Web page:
Here is a Fine Non-dug Civil War or Pre-Civil War Period Brass Civilian Spur, w/Most of its original leather strap intact. It is a small pattern just about 4 inches long by 2.75 inches across the strap slots, and like many period civilian spurs, it has the round strap slots instead of rectangular. The little 10-point iron rowel is still intact also, but is frozen in place. It looks like the full length of the strap is there but the strap buckle is missing. I have personally dug broken examples of these spurs in both camp and battle sites, and once owned a complete example that was dug near Shiloh, Tennessee.
A Fine Displaying & Often Dug Civil War Period Civilian Spur !
$75 plus shipping
Fine Dug Civil War Period Civilian Spur - Often Recovered in Campsites
Here is an Excellent Civil War Period Civilian Spur, often recovered in Campsites ! It is a known pattern, with the scalloped arms on each side, and almost a bird’s head form to the end of the rowel. I have dug pieces of these with rectangular strap slots, and also round strap slots like this one. I think all the pieces, parts, and examples I have seen were recovered in Confederate Campsites, and that makes sense as nearly all Union Troopers had Army Issue spurs, usually the M1859. This spur shows a wonderful greenish/brown patina over the entire piece and still has some caked dirt in spots. The iron rowel has rusted away as is common with dug examples and part of the rowel neck is broken right out at the point or beak. It is a good sized spur measuring about 5.25 inches long and 3 inches across the arms. Though I have seen a few of these non-dug, it is very uncommon to find them intact in dug condition. A Great Looking Civil War Period Civilian Spur, that was more than Likely Worn by a Confederate Trooper. It was recovered at Cold Harbor, Virginia.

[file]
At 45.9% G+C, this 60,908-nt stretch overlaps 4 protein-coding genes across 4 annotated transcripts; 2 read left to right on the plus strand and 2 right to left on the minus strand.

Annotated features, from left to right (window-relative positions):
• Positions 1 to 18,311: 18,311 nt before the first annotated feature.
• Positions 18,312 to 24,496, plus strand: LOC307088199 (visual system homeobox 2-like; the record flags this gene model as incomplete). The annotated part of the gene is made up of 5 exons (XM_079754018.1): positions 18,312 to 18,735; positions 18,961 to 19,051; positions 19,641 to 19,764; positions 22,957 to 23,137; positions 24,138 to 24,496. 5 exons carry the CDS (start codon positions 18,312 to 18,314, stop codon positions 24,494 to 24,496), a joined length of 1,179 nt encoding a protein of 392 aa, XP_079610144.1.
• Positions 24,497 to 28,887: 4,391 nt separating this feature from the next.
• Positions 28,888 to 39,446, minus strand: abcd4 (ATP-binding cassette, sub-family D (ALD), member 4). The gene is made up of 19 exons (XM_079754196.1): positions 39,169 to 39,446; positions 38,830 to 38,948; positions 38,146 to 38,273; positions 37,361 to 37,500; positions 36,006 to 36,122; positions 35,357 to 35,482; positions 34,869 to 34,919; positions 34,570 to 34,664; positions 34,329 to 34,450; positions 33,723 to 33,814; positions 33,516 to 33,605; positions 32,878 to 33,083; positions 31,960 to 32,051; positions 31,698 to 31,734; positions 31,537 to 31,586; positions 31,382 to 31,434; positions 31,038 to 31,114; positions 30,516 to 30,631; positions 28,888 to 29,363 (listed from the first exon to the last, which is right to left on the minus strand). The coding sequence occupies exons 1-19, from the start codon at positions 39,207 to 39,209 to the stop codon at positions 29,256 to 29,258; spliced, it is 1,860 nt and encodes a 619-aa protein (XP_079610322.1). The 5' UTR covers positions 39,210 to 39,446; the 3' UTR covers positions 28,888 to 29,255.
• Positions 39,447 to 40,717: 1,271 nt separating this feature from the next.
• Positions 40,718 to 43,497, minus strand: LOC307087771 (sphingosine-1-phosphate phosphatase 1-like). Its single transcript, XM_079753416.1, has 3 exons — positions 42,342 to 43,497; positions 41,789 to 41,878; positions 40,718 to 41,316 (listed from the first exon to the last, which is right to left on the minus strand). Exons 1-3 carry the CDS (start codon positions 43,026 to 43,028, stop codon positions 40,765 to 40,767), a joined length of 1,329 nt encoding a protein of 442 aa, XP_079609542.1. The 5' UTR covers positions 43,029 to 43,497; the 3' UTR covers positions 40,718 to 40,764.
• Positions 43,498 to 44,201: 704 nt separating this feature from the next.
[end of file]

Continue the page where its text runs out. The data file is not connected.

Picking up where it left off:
$65 plus shipping
Nice Dug US M1859 Cavalry Spur w/Foliate Design
Here is a Good Displaying Excavated US M1859 Cavalry Spur ! It’s the pattern with the foliate design just under the neck of the rowel and squared off strap slots. The whole spur has a wonderful smooth brown/plumb patina with very little ground action. The rowel neck was broken on one side, probably when lost or discarded, and iron rowel is gone but spur still displays beautifully. A Good Dug Example of the US M1859 Spur !
$65 plus shipping
Nice Dug Iron Spur of a Known Pre-War Civilian Pattern